DHCPCD(8) BSD System Manager's Manual DHCPCD(8)NAMEdhcpcd — a DHCP client
SYNOPSISdhcpcd [-46ABbDdEGgHJKLMpqTV] [-C, --nohook hook] [-c, --script script]
[-e, --env value] [-F, --fqdn FQDN] [-f, --config file]
[-h, --hostname hostname] [-I, --clientid clientid]
[-i, --vendorclassid vendorclassid] [-l, --leasetime seconds]
[-m, --metric metric] [-O, --nooption option]
[-o, --option option] [-Q, --require option]
[-r, --request address] [-S, --static value]
[-s, --inform address[/cidr]] [-t, --timeout seconds]
[-u, --userclass class] [-v, --vendor code, value]
[-W, --whitelist address[/cidr]] [-w, --waitip [4 | 6]]
[-y, --reboot seconds] [-X, --blacklist address[/cidr]]
[-Z, --denyinterfaces pattern] [-z, --allowinterfaces pattern]
dhcpcd-n, --rebind [interface]
dhcpcd-k, --release [interface]
dhcpcd-U, --dumplease interface
dhcpcd-x, --exit [interface]
DESCRIPTIONdhcpcd is an implementation of the DHCP client specified in RFC 2131.
dhcpcd gets the host information (IP address, routes, etc) from a DHCP
server and configures the network interface of the machine on which it is
running. dhcpcd then runs the configuration script which writes DNS
information to resolvconf(8), if available, otherwise directly to
/etc/resolv.conf. If the hostname is currently blank, (null) or local‐
host, or force_hostname is YES or TRUE or 1 then dhcpcd sets the hostname
to the one supplied by the DHCP server. dhcpcd then daemonises and waits
for the lease renewal time to lapse. It will then attempt to renew its
lease and reconfigure if the new lease changes when the lease beings to
expire or the DHCP server sends message to renew early.
dhcpcd is also an implementation of the BOOTP client specified in RFC
dhcpcd is also an implementation of the IPv6 Router Solicitor as speci‐
fied in RFC 4861 and RFC 6106. dhcpcd can optionally handle address and
route management itself, and will do so by default if Router Solicitation
is disabled in the kernel. If dhcpcd is managing routes, dhcpcd sends
Neighbor Solicitions to each advertising router periodically and will
expire the ones that do not respond.
dhcpcd is also an implemenation of the DHCPv6 client as specified in RFC
3315. By default, dhcpcd only starts DHCPv6 when instructed to do so by
an IPV6 Router Advertisement. If no Identity Association is configured,
then a Non-temporary Address is requested.
Local Link configuration
If dhcpcd failed to obtain a lease, it probes for a valid IPv4LL address
(aka ZeroConf, aka APIPA). Once obtained it restarts the process of
looking for a DHCP server to get a proper address.
When using IPv4LL, dhcpcd nearly always succeeds and returns an exit code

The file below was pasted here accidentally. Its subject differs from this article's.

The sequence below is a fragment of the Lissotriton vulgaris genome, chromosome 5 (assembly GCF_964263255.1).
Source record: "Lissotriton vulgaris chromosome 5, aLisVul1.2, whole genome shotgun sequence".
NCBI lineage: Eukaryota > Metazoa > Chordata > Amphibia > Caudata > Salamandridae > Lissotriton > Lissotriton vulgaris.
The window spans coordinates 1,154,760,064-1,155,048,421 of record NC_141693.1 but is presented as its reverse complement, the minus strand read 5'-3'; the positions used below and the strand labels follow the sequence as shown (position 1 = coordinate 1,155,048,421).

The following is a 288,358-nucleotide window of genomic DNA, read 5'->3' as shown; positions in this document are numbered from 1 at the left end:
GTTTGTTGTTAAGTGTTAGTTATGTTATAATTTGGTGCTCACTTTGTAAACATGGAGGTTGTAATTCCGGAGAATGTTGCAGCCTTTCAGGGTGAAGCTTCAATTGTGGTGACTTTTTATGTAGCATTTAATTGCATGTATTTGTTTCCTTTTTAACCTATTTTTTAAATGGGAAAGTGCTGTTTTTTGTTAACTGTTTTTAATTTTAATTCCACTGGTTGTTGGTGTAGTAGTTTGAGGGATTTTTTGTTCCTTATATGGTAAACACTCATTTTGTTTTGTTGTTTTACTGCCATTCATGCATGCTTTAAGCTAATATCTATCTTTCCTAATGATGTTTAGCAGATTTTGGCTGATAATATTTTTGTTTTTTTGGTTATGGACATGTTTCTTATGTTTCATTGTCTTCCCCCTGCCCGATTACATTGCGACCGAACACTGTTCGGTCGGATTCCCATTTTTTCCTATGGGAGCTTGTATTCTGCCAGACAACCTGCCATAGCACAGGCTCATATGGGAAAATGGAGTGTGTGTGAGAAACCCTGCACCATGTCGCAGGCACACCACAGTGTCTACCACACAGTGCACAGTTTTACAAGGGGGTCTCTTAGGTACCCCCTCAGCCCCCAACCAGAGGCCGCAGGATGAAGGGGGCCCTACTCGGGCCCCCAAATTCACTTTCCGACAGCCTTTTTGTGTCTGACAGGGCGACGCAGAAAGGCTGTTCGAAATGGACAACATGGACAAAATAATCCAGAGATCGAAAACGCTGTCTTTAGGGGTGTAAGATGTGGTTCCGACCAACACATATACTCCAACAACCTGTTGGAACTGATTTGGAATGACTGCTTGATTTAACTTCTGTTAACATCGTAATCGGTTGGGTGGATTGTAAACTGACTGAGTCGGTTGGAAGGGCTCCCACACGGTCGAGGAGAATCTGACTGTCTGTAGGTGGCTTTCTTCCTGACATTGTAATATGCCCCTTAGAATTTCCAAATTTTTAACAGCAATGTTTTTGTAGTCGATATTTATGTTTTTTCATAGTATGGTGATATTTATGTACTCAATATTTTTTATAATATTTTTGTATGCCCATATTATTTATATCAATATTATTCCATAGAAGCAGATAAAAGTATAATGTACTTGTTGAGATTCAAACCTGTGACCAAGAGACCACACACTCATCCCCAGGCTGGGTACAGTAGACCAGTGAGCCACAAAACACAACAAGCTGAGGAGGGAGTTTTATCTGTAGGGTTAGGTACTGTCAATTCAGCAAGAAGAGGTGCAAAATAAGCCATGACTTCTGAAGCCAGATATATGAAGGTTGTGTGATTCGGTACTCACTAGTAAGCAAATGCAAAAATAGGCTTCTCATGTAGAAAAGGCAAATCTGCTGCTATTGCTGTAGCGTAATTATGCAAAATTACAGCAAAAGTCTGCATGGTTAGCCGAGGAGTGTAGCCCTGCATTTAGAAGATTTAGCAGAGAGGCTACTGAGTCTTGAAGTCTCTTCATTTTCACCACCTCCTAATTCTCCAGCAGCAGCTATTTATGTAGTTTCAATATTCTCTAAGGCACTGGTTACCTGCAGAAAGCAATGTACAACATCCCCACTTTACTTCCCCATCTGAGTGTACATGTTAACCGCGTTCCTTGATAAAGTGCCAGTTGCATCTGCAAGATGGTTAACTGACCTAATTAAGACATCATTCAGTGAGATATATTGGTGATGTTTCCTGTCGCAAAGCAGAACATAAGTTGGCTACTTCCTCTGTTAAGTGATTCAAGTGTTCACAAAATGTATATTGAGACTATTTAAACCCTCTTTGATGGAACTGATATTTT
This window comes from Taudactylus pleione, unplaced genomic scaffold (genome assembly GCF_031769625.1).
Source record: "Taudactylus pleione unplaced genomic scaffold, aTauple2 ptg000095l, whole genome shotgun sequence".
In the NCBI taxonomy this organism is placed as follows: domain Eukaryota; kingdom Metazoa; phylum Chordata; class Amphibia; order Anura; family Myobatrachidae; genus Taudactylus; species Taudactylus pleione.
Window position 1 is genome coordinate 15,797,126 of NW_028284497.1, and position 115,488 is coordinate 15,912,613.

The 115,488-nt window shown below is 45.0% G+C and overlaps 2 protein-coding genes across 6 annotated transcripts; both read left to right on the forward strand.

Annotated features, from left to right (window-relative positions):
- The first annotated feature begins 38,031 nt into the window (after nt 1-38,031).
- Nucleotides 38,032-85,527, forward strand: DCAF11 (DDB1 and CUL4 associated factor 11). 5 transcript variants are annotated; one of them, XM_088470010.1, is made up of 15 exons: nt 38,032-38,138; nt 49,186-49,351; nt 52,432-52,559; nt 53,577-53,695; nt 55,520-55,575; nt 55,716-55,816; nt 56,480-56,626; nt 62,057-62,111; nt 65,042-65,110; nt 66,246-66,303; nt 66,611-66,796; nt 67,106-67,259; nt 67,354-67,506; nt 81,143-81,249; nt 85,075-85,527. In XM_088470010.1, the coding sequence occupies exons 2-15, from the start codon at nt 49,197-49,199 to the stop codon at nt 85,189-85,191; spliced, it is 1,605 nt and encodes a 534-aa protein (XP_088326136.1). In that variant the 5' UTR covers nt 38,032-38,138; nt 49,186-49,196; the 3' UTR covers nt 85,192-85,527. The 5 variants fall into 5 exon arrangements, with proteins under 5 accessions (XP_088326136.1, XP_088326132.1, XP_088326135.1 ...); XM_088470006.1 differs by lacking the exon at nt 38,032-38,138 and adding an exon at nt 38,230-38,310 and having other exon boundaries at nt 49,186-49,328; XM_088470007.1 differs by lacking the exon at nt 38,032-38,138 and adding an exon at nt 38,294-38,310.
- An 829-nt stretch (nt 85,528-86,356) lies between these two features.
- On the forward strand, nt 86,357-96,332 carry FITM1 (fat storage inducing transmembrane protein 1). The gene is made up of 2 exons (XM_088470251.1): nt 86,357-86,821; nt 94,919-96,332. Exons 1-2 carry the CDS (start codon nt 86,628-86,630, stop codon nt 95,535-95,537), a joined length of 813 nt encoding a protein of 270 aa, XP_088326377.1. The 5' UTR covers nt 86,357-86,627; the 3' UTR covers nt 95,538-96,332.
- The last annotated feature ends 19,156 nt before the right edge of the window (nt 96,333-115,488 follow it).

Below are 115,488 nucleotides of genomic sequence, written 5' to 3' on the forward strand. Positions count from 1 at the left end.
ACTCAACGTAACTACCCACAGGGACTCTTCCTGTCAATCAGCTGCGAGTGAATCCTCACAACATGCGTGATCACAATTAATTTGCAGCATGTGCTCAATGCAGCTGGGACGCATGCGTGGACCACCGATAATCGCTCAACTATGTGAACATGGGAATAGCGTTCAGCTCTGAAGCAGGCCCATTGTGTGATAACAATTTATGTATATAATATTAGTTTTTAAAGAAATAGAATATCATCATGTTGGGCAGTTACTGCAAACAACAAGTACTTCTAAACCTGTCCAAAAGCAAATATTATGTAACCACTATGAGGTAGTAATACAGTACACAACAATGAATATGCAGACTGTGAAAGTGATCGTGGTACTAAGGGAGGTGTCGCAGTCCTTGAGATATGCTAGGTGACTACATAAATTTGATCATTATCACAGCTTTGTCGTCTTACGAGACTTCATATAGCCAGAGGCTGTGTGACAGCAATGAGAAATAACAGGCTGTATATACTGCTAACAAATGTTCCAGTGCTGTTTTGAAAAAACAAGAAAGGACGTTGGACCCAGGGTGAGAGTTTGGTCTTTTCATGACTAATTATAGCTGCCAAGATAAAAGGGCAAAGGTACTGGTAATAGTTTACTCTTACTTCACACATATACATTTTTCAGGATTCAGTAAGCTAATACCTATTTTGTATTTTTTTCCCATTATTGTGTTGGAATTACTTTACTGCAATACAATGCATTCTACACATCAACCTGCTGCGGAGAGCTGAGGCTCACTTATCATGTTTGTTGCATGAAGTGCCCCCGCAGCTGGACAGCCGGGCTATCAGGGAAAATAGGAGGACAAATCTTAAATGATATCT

of 0. In the rare case it fails, it normally means that there is a
reverse ARP proxy installed which always defeats IPv4LL probing. To dis‐
able this behaviour, you can use the -L, --noipv4ll option.
If a list of interfaces are given on the command line, then dhcpcd only
works with those interfaces, otherwise dhcpcd discovers available Ether‐
net interfaces. If any interface reports a working carrier then dhcpcd
will try and obtain a lease before forking to the background, otherwise
it will fork right away. This behaviour can be modified with the -b,
--background and -w, --waitip options.
If a single interface is given then dhcpcd only works for that interface
and runs as a separate instance. The -w, --waitip option is enabled in
this instance to maintain compatibility with older versions.
Interfaces are preferred by carrier, DHCP lease/IPv4LL and then lowest
metric. For systems that support route metrics, each route will be
tagged with the metric, otherwise dhcpcd changes the routes to use the
interface with the same route and the lowest metric. See options below
for controlling which interfaces we allow and deny through the use of
Hooking into events
dhcpcd runs /usr/lib/dhcpcd/dhcpcd-run-hooks, or the script specified by
the -c, --script option. This script runs each script found in
/usr/lib/dhcpcd/dhcpcd-hooks in a lexical order. The default installa‐
tion supplies the scripts 01-test, 10-mtu, 10-wpa_supplicant,
15-timezone, 20-resolv.conf and 30-hostname. You can disable each script
by using the -C, --nohook option. See dhcpcd-run-hooks(8) for details on
how these scripts work. dhcpcd currently ignores the exit code of the
You can fine-tune the behaviour of dhcpcd with the following options:
Background immediately. This is useful for startup scripts which
don't disable link messages for carrier status.
-c, --script script
Use this script instead of the default
Generate an RFC 4361 compliant clientid. This requires persis‐
tent storage and not all DHCP servers work with it so it is not
enabled by default. dhcpcd generates the DUID and stores it in
/etc/dhcpcd.duid. This file should not be copied to other hosts.
Echo debug messages to the stderr and syslog.
If dhcpcd cannot obtain a lease, then try to use the last lease
acquired for the interface. If the -p, --persistent option is
not given then the lease is used if it hasn't expired.
-e, --env value
Push value to the environment for use in dhcpcd-run-hooks(8).
For example, you can force the hostname hook to always set the
hostname with -e force_hostname=YES.
dhcpcd will re-apply IP address, routing and run
dhcpcd-run-hooks(8) for each interface. This is useful so that a
3rd party such as PPP or VPN can change the routing table and /
or DNS, etc and then instruct dhcpcd to put things back after‐
wards. dhcpcd does not read a new configuration when this hap‐
pens - you should rebind if you need that functionality.